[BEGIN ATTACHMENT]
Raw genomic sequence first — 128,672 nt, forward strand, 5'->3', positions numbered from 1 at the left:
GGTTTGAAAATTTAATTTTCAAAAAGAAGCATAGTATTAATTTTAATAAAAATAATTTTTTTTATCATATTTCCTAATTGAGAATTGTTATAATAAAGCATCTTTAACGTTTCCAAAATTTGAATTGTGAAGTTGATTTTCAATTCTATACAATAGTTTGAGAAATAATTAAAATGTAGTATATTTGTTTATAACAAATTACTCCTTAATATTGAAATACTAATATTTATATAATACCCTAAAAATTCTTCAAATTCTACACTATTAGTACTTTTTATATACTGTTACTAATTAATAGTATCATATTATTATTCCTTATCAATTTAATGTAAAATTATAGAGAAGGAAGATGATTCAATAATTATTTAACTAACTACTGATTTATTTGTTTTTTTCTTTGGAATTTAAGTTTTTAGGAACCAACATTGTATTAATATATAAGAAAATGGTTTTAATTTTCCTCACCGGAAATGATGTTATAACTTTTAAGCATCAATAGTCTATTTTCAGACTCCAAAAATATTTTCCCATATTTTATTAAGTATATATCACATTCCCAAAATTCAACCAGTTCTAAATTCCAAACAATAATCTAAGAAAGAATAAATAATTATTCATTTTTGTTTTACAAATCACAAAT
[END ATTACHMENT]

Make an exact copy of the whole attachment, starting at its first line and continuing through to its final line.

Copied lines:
Raw genomic sequence first — 128,672 nt, forward strand, 5'->3', positions numbered from 1 at the left:
GGTTTGAAAATTTAATTTTCAAAAAGAAGCATAGTATTAATTTTAATAAAAATAATTTTTTTTATCATATTTCCTAATTGAGAATTGTTATAATAAAGCATCTTTAACGTTTCCAAAATTTGAATTGTGAAGTTGATTTTCAATTCTATACAATAGTTTGAGAAATAATTAAAATGTAGTATATTTGTTTATAACAAATTACTCCTTAATATTGAAATACTAATATTTATATAATACCCTAAAAATTCTTCAAATTCTACACTATTAGTACTTTTTATATACTGTTACTAATTAATAGTATCATATTATTATTCCTTATCAATTTAATGTAAAATTATAGAGAAGGAAGATGATTCAATAATTATTTAACTAACTACTGATTTATTTGTTTTTTTCTTTGGAATTTAAGTTTTTAGGAACCAACATTGTATTAATATATAAGAAAATGGTTTTAATTTTCCTCACCGGAAATGATGTTATAACTTTTAAGCATCAATAGTCTATTTTCAGACTCCAAAAATATTTTCCCATATTTTATTAAGTATATATCACATTCCCAAAATTCAACCAGTTCTAAATTCCAAACAATAATCTAAGAAAGAATAAATAATTATTCATTTTTGTTTTACAAATCACAAAT